Surviving The Horror: Dead Space 2’s Hard Core Difficulty

When humans get scared, our bodies prepare to take action. Adrenaline courses through our systems, our heart rates skyrocket, and certain bodily functions like digestion get suspended entirely. This is commonly known as the body’s “fight or flight” response. But while “fight or flight” may have a nice ring to it, the terms suggest a simple duality that doesn’t quite mesh with the reality: our fear response covers not just fight OR flight, but every combination of the two. Furthermore, the fear response varies between people. How you react to something scary may not be how I react to it.

Horror game developers are aware of this range of response, and they design their titles to fit a certain segment of it. Some horror fans prefer games that trigger their “fight” reaction. Others prefer games that trigger their “flight” response. Neither is a more valid horror experience than the other, and, contrary to popular belief, titles like Resident Evil 5 and Amnesia can occupy the same market space.

Enter the Dead Space series. The first game appealed to both “fight” and “flight” enthusiasts with its mix of extreme player vulnerability and engaging dismemberment. The second game ramped up the intensity in all respects. The hero, Isaac Clarke, is faster and deadlier, but so are the bladed undead necromorphs he faces. With added environmental hazards, the player is thrust into situations that constantly challenge him or her. Despite all these new features, the developers at Visceral knew they needed something extra to combat the greatest enemy of fear: familiarity. As the second game in the series, Dead Space 2 would automatically start off in a weaker position. Thus, a new difficulty was included. Hard Core mode would give the player only three saves for the entire game. Checkpoints would be disabled, and death would return the player to his last save, regardless if that was 5 chapters ago.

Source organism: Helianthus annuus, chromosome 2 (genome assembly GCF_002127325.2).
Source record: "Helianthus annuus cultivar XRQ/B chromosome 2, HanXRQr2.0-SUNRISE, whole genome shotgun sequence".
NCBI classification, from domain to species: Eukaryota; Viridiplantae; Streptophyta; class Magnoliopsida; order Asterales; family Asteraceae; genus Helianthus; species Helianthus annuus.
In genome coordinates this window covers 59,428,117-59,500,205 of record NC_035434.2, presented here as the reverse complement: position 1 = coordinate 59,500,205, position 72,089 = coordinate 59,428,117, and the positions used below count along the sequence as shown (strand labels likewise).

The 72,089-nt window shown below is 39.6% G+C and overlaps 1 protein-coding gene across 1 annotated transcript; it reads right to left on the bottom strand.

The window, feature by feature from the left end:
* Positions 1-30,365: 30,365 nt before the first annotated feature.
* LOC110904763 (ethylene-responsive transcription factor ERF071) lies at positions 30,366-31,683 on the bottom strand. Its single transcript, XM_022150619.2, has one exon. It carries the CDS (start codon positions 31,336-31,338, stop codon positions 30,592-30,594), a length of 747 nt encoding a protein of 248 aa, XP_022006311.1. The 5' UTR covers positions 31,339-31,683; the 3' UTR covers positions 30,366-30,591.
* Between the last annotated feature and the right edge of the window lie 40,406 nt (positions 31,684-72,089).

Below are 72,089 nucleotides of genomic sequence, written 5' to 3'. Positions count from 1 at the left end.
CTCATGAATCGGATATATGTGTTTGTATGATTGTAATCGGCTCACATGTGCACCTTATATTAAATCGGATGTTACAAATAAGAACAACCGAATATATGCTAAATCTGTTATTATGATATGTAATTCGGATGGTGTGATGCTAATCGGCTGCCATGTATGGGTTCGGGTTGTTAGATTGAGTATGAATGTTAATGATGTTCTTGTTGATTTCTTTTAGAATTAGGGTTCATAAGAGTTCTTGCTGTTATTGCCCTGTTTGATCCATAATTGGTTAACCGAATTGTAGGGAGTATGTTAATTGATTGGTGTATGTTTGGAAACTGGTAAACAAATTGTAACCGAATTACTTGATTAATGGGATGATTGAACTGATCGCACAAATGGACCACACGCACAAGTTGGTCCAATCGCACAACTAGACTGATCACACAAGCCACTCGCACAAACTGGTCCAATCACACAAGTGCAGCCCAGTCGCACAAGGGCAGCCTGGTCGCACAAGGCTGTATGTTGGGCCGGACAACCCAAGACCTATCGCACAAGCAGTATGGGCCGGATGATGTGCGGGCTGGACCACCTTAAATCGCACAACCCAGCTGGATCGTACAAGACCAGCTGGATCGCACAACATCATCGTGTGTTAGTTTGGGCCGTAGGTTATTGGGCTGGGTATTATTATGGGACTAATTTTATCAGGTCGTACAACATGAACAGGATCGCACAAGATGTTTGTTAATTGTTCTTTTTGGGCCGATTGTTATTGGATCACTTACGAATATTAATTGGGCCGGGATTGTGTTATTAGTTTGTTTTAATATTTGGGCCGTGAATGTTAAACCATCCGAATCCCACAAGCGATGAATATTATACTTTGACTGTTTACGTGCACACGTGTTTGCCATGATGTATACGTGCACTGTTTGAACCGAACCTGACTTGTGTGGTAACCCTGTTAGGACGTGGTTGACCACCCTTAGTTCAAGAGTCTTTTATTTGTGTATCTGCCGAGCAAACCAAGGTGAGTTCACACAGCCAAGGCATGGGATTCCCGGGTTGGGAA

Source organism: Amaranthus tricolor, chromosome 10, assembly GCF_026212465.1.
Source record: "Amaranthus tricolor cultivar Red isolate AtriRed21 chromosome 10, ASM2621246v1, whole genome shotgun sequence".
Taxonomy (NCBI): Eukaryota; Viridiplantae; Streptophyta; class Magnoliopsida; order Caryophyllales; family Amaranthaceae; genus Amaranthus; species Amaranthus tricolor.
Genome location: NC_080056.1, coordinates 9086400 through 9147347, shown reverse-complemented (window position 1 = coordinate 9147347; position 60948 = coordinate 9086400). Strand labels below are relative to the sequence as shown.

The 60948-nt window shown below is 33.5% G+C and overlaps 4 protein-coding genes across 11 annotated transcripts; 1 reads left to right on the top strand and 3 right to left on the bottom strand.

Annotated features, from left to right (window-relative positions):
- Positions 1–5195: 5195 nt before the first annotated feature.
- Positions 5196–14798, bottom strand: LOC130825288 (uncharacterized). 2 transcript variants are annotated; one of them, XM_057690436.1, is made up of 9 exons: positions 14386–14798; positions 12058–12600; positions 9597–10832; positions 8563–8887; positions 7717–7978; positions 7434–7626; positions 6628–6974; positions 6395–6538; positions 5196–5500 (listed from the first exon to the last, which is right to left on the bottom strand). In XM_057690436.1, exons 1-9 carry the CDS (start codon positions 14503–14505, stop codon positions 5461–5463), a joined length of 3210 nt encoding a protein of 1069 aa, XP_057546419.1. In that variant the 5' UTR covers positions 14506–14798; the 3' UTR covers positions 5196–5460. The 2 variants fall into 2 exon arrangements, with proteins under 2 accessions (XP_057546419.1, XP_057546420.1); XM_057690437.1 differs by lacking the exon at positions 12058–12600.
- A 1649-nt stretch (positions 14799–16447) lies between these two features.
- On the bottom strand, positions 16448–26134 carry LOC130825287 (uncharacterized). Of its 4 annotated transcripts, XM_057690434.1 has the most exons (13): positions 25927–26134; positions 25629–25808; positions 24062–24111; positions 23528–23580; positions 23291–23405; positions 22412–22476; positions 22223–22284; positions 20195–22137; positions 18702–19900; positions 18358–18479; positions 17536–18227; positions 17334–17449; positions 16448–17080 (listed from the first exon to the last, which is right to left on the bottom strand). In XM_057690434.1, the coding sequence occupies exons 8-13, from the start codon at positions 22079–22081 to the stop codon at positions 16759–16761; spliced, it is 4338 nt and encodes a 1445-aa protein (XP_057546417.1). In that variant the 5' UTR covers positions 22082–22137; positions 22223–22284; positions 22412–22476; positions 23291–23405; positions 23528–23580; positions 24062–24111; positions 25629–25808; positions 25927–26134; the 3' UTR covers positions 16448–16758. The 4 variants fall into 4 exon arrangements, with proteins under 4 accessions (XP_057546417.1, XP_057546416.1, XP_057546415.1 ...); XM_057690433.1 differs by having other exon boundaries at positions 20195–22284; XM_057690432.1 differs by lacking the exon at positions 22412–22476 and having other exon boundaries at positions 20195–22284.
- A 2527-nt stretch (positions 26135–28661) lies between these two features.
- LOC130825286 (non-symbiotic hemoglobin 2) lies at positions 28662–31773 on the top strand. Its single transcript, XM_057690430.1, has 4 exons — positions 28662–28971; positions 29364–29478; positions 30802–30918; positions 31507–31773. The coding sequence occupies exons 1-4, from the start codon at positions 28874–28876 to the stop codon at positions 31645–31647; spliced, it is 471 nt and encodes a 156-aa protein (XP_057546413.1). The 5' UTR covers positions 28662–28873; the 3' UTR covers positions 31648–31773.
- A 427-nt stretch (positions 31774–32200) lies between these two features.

Hard Core offers players quite a different experience than usual. The cost of failure is not a few rooms’ worth of progress, but rather, entire chapters and multiple hours of gameplay. Similar difficulty modes have appeared in other games, but it’s particularly suited to the survival horror genre. The player is already used to being extra careful about enemy encounters, and the more serious consequences serve to heighten the tension. All this is just fluffy theory until you actually screw up, however.

Then the game changes.


Suddenly, Hard Core become the most annoying, unfair game mechanic ever. Suddenly, the weight of all those necromorphs you fought over all those chapters comes crashing down. You flash back to all those points where you unconsciously breathed a sigh of relief that you were at least done with that part. Your memory starts to taunt you, teasing you with the knowledge that you are going to have to do it all over again. What’s more, you’re going to have to play your very best just to reach the place where you died. On Hard Core, the future disappears. Thoughts of what’s in the next room or next chapter are forgotten because the present battle is so important.